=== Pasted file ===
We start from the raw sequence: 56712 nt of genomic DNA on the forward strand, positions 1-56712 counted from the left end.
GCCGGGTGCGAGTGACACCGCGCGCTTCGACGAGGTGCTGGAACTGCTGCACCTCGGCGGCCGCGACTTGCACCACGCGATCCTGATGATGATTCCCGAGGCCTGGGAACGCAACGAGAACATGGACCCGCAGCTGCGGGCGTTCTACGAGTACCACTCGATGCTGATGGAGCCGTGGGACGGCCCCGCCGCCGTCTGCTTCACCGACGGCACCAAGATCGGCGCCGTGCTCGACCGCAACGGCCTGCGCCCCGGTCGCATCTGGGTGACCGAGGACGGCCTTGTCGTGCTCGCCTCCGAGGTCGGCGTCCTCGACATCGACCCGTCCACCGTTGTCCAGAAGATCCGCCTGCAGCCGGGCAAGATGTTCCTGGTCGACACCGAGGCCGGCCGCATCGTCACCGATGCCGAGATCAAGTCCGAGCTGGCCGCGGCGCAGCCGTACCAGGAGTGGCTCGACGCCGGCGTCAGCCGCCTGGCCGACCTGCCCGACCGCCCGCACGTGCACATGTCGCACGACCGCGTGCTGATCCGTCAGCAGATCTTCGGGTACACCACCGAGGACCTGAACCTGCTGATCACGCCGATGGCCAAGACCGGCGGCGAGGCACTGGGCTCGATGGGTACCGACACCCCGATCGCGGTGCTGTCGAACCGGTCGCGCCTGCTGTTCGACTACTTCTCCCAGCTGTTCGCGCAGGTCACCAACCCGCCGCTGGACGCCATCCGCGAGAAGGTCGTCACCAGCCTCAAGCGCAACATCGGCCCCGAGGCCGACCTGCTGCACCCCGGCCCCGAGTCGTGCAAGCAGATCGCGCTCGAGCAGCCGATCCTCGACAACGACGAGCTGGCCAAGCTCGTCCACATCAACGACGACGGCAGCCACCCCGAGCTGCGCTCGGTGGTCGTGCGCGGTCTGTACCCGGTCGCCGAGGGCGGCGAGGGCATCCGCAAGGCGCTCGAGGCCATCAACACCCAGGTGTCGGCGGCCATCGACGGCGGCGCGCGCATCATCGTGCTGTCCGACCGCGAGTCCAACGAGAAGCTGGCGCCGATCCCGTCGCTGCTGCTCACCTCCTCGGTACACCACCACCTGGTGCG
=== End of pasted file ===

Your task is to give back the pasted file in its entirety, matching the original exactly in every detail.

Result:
We start from the raw sequence: 56712 nt of genomic DNA on the forward strand, positions 1-56712 counted from the left end.
GCCGGGTGCGAGTGACACCGCGCGCTTCGACGAGGTGCTGGAACTGCTGCACCTCGGCGGCCGCGACTTGCACCACGCGATCCTGATGATGATTCCCGAGGCCTGGGAACGCAACGAGAACATGGACCCGCAGCTGCGGGCGTTCTACGAGTACCACTCGATGCTGATGGAGCCGTGGGACGGCCCCGCCGCCGTCTGCTTCACCGACGGCACCAAGATCGGCGCCGTGCTCGACCGCAACGGCCTGCGCCCCGGTCGCATCTGGGTGACCGAGGACGGCCTTGTCGTGCTCGCCTCCGAGGTCGGCGTCCTCGACATCGACCCGTCCACCGTTGTCCAGAAGATCCGCCTGCAGCCGGGCAAGATGTTCCTGGTCGACACCGAGGCCGGCCGCATCGTCACCGATGCCGAGATCAAGTCCGAGCTGGCCGCGGCGCAGCCGTACCAGGAGTGGCTCGACGCCGGCGTCAGCCGCCTGGCCGACCTGCCCGACCGCCCGCACGTGCACATGTCGCACGACCGCGTGCTGATCCGTCAGCAGATCTTCGGGTACACCACCGAGGACCTGAACCTGCTGATCACGCCGATGGCCAAGACCGGCGGCGAGGCACTGGGCTCGATGGGTACCGACACCCCGATCGCGGTGCTGTCGAACCGGTCGCGCCTGCTGTTCGACTACTTCTCCCAGCTGTTCGCGCAGGTCACCAACCCGCCGCTGGACGCCATCCGCGAGAAGGTCGTCACCAGCCTCAAGCGCAACATCGGCCCCGAGGCCGACCTGCTGCACCCCGGCCCCGAGTCGTGCAAGCAGATCGCGCTCGAGCAGCCGATCCTCGACAACGACGAGCTGGCCAAGCTCGTCCACATCAACGACGACGGCAGCCACCCCGAGCTGCGCTCGGTGGTCGTGCGCGGTCTGTACCCGGTCGCCGAGGGCGGCGAGGGCATCCGCAAGGCGCTCGAGGCCATCAACACCCAGGTGTCGGCGGCCATCGACGGCGGCGCGCGCATCATCGTGCTGTCCGACCGCGAGTCCAACGAGAAGCTGGCGCCGATCCCGTCGCTGCTGCTCACCTCCTCGGTACACCACCACCTGGTGCG